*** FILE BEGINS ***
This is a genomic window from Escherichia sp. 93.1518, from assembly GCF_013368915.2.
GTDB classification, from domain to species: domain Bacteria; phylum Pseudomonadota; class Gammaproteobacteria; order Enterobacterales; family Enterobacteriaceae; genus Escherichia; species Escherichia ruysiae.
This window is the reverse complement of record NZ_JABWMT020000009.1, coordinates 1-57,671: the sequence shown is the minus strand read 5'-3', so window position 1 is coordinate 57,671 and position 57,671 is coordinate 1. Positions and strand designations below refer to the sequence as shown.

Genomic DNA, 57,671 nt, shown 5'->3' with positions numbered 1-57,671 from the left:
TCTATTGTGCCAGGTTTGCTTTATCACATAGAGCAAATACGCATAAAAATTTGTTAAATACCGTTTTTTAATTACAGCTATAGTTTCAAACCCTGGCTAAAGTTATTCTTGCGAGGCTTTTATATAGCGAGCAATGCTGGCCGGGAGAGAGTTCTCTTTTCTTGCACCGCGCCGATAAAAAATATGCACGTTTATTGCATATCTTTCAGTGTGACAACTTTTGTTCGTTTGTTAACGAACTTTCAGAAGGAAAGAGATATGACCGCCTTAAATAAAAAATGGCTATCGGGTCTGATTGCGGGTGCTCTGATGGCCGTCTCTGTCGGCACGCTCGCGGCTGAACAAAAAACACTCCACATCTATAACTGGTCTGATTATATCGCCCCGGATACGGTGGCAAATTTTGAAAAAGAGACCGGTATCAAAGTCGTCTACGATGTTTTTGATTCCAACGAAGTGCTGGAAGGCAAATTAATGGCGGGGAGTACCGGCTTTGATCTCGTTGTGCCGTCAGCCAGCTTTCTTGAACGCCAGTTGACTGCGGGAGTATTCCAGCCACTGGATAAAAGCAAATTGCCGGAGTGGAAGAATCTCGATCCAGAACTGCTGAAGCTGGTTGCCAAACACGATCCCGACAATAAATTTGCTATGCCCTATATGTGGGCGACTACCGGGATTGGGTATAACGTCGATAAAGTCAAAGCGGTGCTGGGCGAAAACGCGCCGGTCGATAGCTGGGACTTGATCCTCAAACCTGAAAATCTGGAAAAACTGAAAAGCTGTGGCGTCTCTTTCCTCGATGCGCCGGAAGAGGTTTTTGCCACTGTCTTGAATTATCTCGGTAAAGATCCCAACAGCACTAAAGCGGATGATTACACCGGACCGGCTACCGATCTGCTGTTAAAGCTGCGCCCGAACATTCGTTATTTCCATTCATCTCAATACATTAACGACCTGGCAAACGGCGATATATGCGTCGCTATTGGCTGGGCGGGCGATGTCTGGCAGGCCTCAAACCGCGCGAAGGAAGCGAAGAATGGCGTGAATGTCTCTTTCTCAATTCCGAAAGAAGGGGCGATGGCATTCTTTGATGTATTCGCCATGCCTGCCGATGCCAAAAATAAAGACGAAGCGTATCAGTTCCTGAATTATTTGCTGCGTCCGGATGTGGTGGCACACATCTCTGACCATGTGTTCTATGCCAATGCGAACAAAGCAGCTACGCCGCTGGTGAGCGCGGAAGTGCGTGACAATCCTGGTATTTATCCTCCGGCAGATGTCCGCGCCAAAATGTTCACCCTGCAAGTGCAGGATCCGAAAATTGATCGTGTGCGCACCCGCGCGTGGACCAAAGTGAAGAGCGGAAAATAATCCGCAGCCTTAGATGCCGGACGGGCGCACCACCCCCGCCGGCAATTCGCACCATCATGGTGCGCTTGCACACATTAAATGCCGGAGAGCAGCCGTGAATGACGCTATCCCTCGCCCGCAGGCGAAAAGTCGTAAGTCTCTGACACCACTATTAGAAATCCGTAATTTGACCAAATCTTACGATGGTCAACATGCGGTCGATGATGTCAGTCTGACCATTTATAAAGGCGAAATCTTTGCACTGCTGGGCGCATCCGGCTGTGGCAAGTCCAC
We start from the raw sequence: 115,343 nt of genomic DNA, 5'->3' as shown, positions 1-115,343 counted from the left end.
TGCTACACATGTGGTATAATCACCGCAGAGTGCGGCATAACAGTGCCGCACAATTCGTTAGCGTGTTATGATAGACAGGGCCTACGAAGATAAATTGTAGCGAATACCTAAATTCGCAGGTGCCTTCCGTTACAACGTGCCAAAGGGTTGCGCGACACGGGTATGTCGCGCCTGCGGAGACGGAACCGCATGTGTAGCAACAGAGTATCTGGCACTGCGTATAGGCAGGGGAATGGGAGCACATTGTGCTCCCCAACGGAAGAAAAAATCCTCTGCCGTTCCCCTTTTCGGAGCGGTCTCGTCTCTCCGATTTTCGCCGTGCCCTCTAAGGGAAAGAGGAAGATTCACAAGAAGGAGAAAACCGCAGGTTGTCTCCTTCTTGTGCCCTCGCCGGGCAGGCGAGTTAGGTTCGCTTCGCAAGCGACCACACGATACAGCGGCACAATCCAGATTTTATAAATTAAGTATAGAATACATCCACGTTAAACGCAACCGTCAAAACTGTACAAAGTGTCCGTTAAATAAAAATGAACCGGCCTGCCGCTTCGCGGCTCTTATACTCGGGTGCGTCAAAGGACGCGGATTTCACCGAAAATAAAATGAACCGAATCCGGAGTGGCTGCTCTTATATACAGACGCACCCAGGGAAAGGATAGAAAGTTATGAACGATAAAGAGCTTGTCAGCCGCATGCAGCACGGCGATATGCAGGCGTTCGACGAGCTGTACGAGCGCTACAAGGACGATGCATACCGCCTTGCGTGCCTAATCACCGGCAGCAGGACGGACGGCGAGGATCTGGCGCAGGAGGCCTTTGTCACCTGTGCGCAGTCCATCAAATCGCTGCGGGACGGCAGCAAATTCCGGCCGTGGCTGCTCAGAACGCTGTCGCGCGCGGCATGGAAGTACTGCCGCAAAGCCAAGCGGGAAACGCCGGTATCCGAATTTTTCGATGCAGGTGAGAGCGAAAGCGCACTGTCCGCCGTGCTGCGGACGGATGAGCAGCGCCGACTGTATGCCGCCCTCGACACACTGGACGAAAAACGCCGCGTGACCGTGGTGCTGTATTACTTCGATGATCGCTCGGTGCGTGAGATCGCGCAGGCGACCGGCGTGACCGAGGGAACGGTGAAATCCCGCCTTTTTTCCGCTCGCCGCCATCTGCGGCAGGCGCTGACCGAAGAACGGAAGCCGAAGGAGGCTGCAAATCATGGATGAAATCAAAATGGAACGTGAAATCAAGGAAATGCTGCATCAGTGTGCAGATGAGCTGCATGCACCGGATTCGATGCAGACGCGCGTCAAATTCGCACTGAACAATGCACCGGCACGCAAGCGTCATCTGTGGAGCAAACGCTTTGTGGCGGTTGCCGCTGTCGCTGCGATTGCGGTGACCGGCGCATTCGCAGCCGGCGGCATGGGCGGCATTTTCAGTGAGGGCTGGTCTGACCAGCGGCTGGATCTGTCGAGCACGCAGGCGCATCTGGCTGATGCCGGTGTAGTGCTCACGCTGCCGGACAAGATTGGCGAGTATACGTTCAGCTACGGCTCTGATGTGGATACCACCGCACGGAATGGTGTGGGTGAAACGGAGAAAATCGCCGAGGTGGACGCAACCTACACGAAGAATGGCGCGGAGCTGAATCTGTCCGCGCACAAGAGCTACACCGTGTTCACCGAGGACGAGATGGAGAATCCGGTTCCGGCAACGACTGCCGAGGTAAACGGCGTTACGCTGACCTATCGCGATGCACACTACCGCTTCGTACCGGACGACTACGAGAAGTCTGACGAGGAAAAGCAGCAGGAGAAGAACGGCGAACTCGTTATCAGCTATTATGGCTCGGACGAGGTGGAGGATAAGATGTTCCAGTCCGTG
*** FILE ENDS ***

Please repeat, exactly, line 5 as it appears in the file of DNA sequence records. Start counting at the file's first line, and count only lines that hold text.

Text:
TCTATTGTGCCAGGTTTGCTTTATCACATAGAGCAAATACGCATAAAAATTTGTTAAATACCGTTTTTTAATTACAGCTATAGTTTCAAACCCTGGCTAAAGTTATTCTTGCGAGGCTTTTATATAGCGAGCAATGCTGGCCGGGAGAGAGTTCTCTTTTCTTGCACCGCGCCGATAAAAAATATGCACGTTTATTGCATATCTTTCAGTGTGACAACTTTTGTTCGTTTGTTAACGAACTTTCAGAAGGAAAGAGATATGACCGCCTTAAATAAAAAATGGCTATCGGGTCTGATTGCGGGTGCTCTGATGGCCGTCTCTGTCGGCACGCTCGCGGCTGAACAAAAAACACTCCACATCTATAACTGGTCTGATTATATCGCCCCGGATACGGTGGCAAATTTTGAAAAAGAGACCGGTATCAAAGTCGTCTACGATGTTTTTGATTCCAACGAAGTGCTGGAAGGCAAATTAATGGCGGGGAGTACCGGCTTTGATCTCGTTGTGCCGTCAGCCAGCTTTCTTGAACGCCAGTTGACTGCGGGAGTATTCCAGCCACTGGATAAAAGCAAATTGCCGGAGTGGAAGAATCTCGATCCAGAACTGCTGAAGCTGGTTGCCAAACACGATCCCGACAATAAATTTGCTATGCCCTATATGTGGGCGACTACCGGGATTGGGTATAACGTCGATAAAGTCAAAGCGGTGCTGGGCGAAAACGCGCCGGTCGATAGCTGGGACTTGATCCTCAAACCTGAAAATCTGGAAAAACTGAAAAGCTGTGGCGTCTCTTTCCTCGATGCGCCGGAAGAGGTTTTTGCCACTGTCTTGAATTATCTCGGTAAAGATCCCAACAGCACTAAAGCGGATGATTACACCGGACCGGCTACCGATCTGCTGTTAAAGCTGCGCCCGAACATTCGTTATTTCCATTCATCTCAATACATTAACGACCTGGCAAACGGCGATATATGCGTCGCTATTGGCTGGGCGGGCGATGTCTGGCAGGCCTCAAACCGCGCGAAGGAAGCGAAGAATGGCGTGAATGTCTCTTTCTCAATTCCGAAAGAAGGGGCGATGGCATTCTTTGATGTATTCGCCATGCCTGCCGATGCCAAAAATAAAGACGAAGCGTATCAGTTCCTGAATTATTTGCTGCGTCCGGATGTGGTGGCACACATCTCTGACCATGTGTTCTATGCCAATGCGAACAAAGCAGCTACGCCGCTGGTGAGCGCGGAAGTGCGTGACAATCCTGGTATTTATCCTCCGGCAGATGTCCGCGCCAAAATGTTCACCCTGCAAGTGCAGGATCCGAAAATTGATCGTGTGCGCACCCGCGCGTGGACCAAAGTGAAGAGCGGAAAATAATCCGCAGCCTTAGATGCCGGACGGGCGCACCACCCCCGCCGGCAATTCGCACCATCATGGTGCGCTTGCACACATTAAATGCCGGAGAGCAGCCGTGAATGACGCTATCCCTCGCCCGCAGGCGAAAAGTCGTAAGTCTCTGACACCACTATTAGAAATCCGTAATTTGACCAAATCTTACGATGGTCAACATGCGGTCGATGATGTCAGTCTGACCATTTATAAAGGCGAAATCTTTGCACTGCTGGGCGCATCCGGCTGTGGCAAGTCCAC